The Great Debate UK

from Anatole Kaletsky:

Here’s why oil companies should be a lot more profitable than they are

By Anatole Kaletsky
December 5, 2014

Shaybah oilfield complex is seen at night in the Rub' al-Khali desert, Saudi Arabia

The 40 percent plunge in oil prices since July, when Brent crude peaked at $115 a barrel, is almost certainly good news for the world economy; but it is surely a crippling blow for oil producers. Oil prices below $70 certainly spell trouble for U.S. and Canadian shale and tar-sand producers and also for oil-exporting countries such as Venezuela, Nigeria, Mexico and Russia that depend on inflated oil revenues to finance government spending or pay foreign debts. On the other hand, the implications of lower oil prices for the biggest U.S. and European oil companies are more ambiguous and could even be positive.

from The Great Debate:

Vladimir Putin’s religious, ethnic rhetoric gets a little scary in Russian state-of-the-union address

By Lucian Kim
December 4, 2014

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Vladimir Putin lives in a scary world, where enemies plot tirelessly to undermine, trick, and destroy Russia. Containment wasn’t just a Cold War policy but a practice of Russia’s rivals for centuries. Even without a conflict in Ukraine, the United States and European Union would have come up with another pretext for imposing economic sanctions; they were an inevitable response to a rising Russia.

from The Great Debate:

Old boys, new world: Britain’s upper crust looking more and more crusty

By John Lloyd
December 4, 2014

Conservative MP Andrew Mitchell leaves his home in London

England, wrote George Orwell in 1941, “is the most class-ridden country under the sun. It is a land of snobbery and privilege, ruled largely by the old and silly.”

Why the end of the oil boom is problematic for us all

December 2, 2014

Since OPEC decided not to cut production at its meeting last week the tumble in the oil price has generally been considered a good thing for the consumer. What no-one has concentrated on is the fact that declining oil wealth, particularly in the cash-rich Middle East, could make banks in the UK more vulnerable should we get hit with another financial crisis.

from The Great Debate:

Orion, Dragons and Dream Chasers: What’s behind modern spaceship design?

By Irene Klotz
December 2, 2014

The Orion capsule is moved at Kennedy Space Center in Florida

As NASA prepares for the debut test flight of the first spaceship in more than 40 years to carry astronauts beyond Earth, a fleet of privately owned vehicles is in development to take over transportation services to and from orbits closer to home.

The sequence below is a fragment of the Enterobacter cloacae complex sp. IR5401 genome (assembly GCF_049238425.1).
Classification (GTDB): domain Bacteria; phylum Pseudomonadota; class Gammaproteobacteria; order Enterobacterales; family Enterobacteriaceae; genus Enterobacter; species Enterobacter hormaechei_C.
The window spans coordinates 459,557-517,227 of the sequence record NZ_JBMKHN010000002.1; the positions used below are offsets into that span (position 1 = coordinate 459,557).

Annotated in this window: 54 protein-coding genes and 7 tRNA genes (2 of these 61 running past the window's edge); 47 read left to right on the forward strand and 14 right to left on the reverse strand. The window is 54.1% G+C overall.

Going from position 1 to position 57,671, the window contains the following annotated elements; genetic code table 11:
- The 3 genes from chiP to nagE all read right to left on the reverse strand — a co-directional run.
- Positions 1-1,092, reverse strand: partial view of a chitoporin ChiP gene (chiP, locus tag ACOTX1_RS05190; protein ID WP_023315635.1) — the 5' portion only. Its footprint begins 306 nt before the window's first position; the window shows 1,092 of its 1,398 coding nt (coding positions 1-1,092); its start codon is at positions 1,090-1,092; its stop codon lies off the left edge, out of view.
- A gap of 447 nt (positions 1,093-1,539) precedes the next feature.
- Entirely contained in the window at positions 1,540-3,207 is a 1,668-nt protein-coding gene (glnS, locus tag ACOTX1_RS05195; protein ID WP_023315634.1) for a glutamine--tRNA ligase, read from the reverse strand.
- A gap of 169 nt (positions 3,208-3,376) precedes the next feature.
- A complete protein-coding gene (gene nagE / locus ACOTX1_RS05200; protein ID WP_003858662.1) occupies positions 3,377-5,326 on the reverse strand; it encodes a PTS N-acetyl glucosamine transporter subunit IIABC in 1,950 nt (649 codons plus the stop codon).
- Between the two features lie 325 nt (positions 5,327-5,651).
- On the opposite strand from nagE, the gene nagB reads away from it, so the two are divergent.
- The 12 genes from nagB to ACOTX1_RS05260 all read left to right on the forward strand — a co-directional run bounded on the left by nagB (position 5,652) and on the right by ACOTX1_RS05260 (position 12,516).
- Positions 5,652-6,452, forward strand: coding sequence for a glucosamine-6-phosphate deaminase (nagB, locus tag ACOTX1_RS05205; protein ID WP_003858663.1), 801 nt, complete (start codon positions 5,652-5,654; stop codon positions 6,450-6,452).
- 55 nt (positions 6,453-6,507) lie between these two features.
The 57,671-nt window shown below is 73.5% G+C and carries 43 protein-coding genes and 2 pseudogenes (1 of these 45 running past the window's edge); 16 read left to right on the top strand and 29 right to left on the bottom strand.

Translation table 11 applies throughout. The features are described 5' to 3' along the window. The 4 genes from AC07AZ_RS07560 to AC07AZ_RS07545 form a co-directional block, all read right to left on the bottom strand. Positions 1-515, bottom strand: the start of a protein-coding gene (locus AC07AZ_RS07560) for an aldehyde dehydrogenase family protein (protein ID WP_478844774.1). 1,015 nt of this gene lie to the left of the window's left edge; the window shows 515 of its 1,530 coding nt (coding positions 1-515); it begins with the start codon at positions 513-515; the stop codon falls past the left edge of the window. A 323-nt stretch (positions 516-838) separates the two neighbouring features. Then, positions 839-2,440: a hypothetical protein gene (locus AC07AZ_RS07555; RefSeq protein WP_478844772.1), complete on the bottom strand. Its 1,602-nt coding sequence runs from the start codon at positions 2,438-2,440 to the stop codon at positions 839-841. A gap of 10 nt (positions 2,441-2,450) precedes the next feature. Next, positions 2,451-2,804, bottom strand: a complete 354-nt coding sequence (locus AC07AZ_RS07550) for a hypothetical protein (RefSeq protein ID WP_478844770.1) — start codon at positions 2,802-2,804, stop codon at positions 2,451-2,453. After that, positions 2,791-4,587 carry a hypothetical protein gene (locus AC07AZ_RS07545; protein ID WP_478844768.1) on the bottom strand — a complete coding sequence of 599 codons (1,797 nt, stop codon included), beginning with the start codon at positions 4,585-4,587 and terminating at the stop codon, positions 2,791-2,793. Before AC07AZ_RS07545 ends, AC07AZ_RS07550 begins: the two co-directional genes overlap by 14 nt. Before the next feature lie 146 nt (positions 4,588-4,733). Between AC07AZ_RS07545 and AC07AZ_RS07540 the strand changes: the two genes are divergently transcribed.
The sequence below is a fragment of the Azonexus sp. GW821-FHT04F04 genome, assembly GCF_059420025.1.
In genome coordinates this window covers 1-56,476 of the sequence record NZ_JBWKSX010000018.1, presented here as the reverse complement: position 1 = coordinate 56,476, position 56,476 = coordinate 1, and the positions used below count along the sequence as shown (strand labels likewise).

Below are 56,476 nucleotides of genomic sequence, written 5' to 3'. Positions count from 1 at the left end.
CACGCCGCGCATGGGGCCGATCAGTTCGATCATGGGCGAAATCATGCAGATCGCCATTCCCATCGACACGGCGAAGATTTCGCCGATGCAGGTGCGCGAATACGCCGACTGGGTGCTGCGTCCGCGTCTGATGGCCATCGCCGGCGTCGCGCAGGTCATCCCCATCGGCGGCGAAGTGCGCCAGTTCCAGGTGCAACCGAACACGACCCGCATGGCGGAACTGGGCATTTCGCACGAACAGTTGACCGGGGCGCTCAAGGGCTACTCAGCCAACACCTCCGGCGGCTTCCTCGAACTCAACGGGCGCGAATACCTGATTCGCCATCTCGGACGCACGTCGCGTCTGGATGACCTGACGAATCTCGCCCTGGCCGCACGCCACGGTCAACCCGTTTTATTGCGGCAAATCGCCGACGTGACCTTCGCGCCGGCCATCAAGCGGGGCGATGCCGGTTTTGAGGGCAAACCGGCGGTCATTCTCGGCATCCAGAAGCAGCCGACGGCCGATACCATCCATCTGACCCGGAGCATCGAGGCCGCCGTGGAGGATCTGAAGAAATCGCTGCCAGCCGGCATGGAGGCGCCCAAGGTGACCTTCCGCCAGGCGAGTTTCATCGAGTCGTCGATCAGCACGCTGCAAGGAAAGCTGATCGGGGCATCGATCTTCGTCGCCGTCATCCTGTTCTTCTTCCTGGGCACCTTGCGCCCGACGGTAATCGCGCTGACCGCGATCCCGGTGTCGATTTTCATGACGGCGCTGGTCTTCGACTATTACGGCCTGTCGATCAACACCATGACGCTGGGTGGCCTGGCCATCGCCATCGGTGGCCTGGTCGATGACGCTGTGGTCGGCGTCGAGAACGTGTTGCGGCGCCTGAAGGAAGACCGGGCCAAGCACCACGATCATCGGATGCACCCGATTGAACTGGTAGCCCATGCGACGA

from The Great Debate:

How Ukraine’s arsenal matches up against the Russian-backed separatists’

By Robert Beckhusen
December 2, 2014

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On Nov. 18, several rockets fired from a separatist Grad launcher slammed into an apartment building in the eastern Ukrainian town of Toshkovka. It was another shelling in what's become an almost daily event -- as both sides in Ukraine's civil war turn to heavier weaponry to shift the battle in their favor.

from The Great Debate:

Here’s why killing the head of Islamic State wouldn’t yield results

By Arie W. Kruglanski
November 27, 2014

Aerial view of bin Laden's compound in Abbottabad

Many believe that killing the leaders of terrorist organizations like Islamic State could change the course of events in Iraq and Syria. Like the cutting off of a snake’s head, eliminating the chief of a terrorist organization is assumed to deal it a fatal or near fatal blow. The U.S. government, for instance, has often boasted about eliminating major al Qaeda leaders, and viewed such assassinations as a clear mark of progress in the ‘global war on terror.’

from Breakingviews:

Remember the UK housing bubble?

November 26, 2014

By Ian Campbell

The author is a Reuters Breakingviews columnist. The opinions expressed are his own.

from The Great Debate:

Should Putin fear the man who ‘pulled the trigger of war’ in Ukraine?

By Lucian Kim
November 25, 2014

Figurines of former pro-Russian separatist commander Igor Strelkov from the collection entitled "Toy Soldiers of Novorossiya" are on display at a workshop in Moscow

The official Kremlin narrative on the war in eastern Ukraine is clear and simple: after seizing power in February, a Western-backed “junta” in Kiev sent neo-Nazi gangs – then tanks and warplanes – to stamp out peaceful protests by the Russian-speaking community. The locals who took up arms are freedom fighters, and the only help they get from Russia is humanitarian aid. For the past six months, Russian state television has carpet-bombed its viewers with this message, day in and day out.

from Breakingviews:

Boris should pay up but not shut up over U.S. tax

November 24, 2014

By George Hay

The author is a Reuters Breakingviews columnist. The opinions expressed are his own.